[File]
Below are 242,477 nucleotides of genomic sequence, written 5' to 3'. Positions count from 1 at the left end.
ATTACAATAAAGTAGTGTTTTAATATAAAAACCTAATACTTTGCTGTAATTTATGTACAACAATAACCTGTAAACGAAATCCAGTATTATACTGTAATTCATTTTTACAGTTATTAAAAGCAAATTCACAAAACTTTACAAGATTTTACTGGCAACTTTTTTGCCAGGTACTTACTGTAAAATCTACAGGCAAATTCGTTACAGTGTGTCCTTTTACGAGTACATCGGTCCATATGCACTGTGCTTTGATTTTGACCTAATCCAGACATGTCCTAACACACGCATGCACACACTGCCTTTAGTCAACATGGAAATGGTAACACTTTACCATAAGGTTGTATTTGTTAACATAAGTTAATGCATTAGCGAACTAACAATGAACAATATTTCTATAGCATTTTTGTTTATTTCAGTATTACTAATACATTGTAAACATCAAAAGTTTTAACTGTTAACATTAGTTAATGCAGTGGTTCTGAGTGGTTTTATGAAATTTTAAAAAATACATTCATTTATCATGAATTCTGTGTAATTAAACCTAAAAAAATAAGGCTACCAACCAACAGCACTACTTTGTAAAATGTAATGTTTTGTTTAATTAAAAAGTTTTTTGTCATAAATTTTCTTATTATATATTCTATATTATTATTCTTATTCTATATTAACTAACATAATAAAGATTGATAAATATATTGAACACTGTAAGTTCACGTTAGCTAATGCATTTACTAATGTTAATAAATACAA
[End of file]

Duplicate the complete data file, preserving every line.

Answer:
Below are 242,477 nucleotides of genomic sequence, written 5' to 3'. Positions count from 1 at the left end.
ATTACAATAAAGTAGTGTTTTAATATAAAAACCTAATACTTTGCTGTAATTTATGTACAACAATAACCTGTAAACGAAATCCAGTATTATACTGTAATTCATTTTTACAGTTATTAAAAGCAAATTCACAAAACTTTACAAGATTTTACTGGCAACTTTTTTGCCAGGTACTTACTGTAAAATCTACAGGCAAATTCGTTACAGTGTGTCCTTTTACGAGTACATCGGTCCATATGCACTGTGCTTTGATTTTGACCTAATCCAGACATGTCCTAACACACGCATGCACACACTGCCTTTAGTCAACATGGAAATGGTAACACTTTACCATAAGGTTGTATTTGTTAACATAAGTTAATGCATTAGCGAACTAACAATGAACAATATTTCTATAGCATTTTTGTTTATTTCAGTATTACTAATACATTGTAAACATCAAAAGTTTTAACTGTTAACATTAGTTAATGCAGTGGTTCTGAGTGGTTTTATGAAATTTTAAAAAATACATTCATTTATCATGAATTCTGTGTAATTAAACCTAAAAAAATAAGGCTACCAACCAACAGCACTACTTTGTAAAATGTAATGTTTTGTTTAATTAAAAAGTTTTTTGTCATAAATTTTCTTATTATATATTCTATATTATTATTCTTATTCTATATTAACTAACATAATAAAGATTGATAAATATATTGAACACTGTAAGTTCACGTTAGCTAATGCATTTACTAATGTTAATAAATACAA